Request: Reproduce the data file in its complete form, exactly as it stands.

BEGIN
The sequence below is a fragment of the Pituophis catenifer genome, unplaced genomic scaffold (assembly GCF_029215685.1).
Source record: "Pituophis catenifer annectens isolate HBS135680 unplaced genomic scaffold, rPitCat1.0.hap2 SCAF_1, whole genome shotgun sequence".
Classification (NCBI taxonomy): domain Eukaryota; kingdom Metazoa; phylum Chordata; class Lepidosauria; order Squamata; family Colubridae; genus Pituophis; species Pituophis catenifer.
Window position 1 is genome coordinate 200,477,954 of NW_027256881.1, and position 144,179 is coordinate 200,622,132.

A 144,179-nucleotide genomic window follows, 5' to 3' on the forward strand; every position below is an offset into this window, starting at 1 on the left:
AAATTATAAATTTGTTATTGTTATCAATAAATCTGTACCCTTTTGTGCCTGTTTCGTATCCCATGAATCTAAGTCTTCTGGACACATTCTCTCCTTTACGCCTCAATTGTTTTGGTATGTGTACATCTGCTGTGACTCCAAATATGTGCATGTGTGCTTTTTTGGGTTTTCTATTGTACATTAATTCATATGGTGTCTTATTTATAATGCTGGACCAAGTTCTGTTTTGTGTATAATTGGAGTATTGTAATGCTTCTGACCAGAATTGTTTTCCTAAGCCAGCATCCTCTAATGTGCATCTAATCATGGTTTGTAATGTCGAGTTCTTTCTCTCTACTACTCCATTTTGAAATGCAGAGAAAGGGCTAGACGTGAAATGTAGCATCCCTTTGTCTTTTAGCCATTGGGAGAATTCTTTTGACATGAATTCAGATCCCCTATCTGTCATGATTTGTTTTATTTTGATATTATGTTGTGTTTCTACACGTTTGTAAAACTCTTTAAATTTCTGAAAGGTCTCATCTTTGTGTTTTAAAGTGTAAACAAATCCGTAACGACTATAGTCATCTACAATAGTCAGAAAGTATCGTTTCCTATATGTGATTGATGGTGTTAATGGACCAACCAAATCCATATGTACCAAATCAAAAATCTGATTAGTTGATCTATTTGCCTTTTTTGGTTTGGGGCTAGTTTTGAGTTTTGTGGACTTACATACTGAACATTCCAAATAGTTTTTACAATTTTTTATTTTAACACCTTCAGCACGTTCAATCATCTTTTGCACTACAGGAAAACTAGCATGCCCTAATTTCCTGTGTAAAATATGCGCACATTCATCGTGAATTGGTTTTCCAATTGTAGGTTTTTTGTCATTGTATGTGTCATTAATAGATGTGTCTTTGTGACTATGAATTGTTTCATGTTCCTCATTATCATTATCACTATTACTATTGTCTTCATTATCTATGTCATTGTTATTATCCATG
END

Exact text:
The sequence below is a fragment of the Pituophis catenifer genome, unplaced genomic scaffold (assembly GCF_029215685.1).
Source record: "Pituophis catenifer annectens isolate HBS135680 unplaced genomic scaffold, rPitCat1.0.hap2 SCAF_1, whole genome shotgun sequence".
Classification (NCBI taxonomy): domain Eukaryota; kingdom Metazoa; phylum Chordata; class Lepidosauria; order Squamata; family Colubridae; genus Pituophis; species Pituophis catenifer.
Window position 1 is genome coordinate 200,477,954 of NW_027256881.1, and position 144,179 is coordinate 200,622,132.

A 144,179-nucleotide genomic window follows, 5' to 3' on the forward strand; every position below is an offset into this window, starting at 1 on the left:
AAATTATAAATTTGTTATTGTTATCAATAAATCTGTACCCTTTTGTGCCTGTTTCGTATCCCATGAATCTAAGTCTTCTGGACACATTCTCTCCTTTACGCCTCAATTGTTTTGGTATGTGTACATCTGCTGTGACTCCAAATATGTGCATGTGTGCTTTTTTGGGTTTTCTATTGTACATTAATTCATATGGTGTCTTATTTATAATGCTGGACCAAGTTCTGTTTTGTGTATAATTGGAGTATTGTAATGCTTCTGACCAGAATTGTTTTCCTAAGCCAGCATCCTCTAATGTGCATCTAATCATGGTTTGTAATGTCGAGTTCTTTCTCTCTACTACTCCATTTTGAAATGCAGAGAAAGGGCTAGACGTGAAATGTAGCATCCCTTTGTCTTTTAGCCATTGGGAGAATTCTTTTGACATGAATTCAGATCCCCTATCTGTCATGATTTGTTTTATTTTGATATTATGTTGTGTTTCTACACGTTTGTAAAACTCTTTAAATTTCTGAAAGGTCTCATCTTTGTGTTTTAAAGTGTAAACAAATCCGTAACGACTATAGTCATCTACAATAGTCAGAAAGTATCGTTTCCTATATGTGATTGATGGTGTTAATGGACCAACCAAATCCATATGTACCAAATCAAAAATCTGATTAGTTGATCTATTTGCCTTTTTTGGTTTGGGGCTAGTTTTGAGTTTTGTGGACTTACATACTGAACATTCCAAATAGTTTTTACAATTTTTTATTTTAACACCTTCAGCACGTTCAATCATCTTTTGCACTACAGGAAAACTAGCATGCCCTAATTTCCTGTGTAAAATATGCGCACATTCATCGTGAATTGGTTTTCCAATTGTAGGTTTTTTGTCATTGTATGTGTCATTAATAGATGTGTCTTTGTGACTATGAATTGTTTCATGTTCCTCATTATCATTATCACTATTACTATTGTCTTCATTATCTATGTCATTGTTATTATCCATG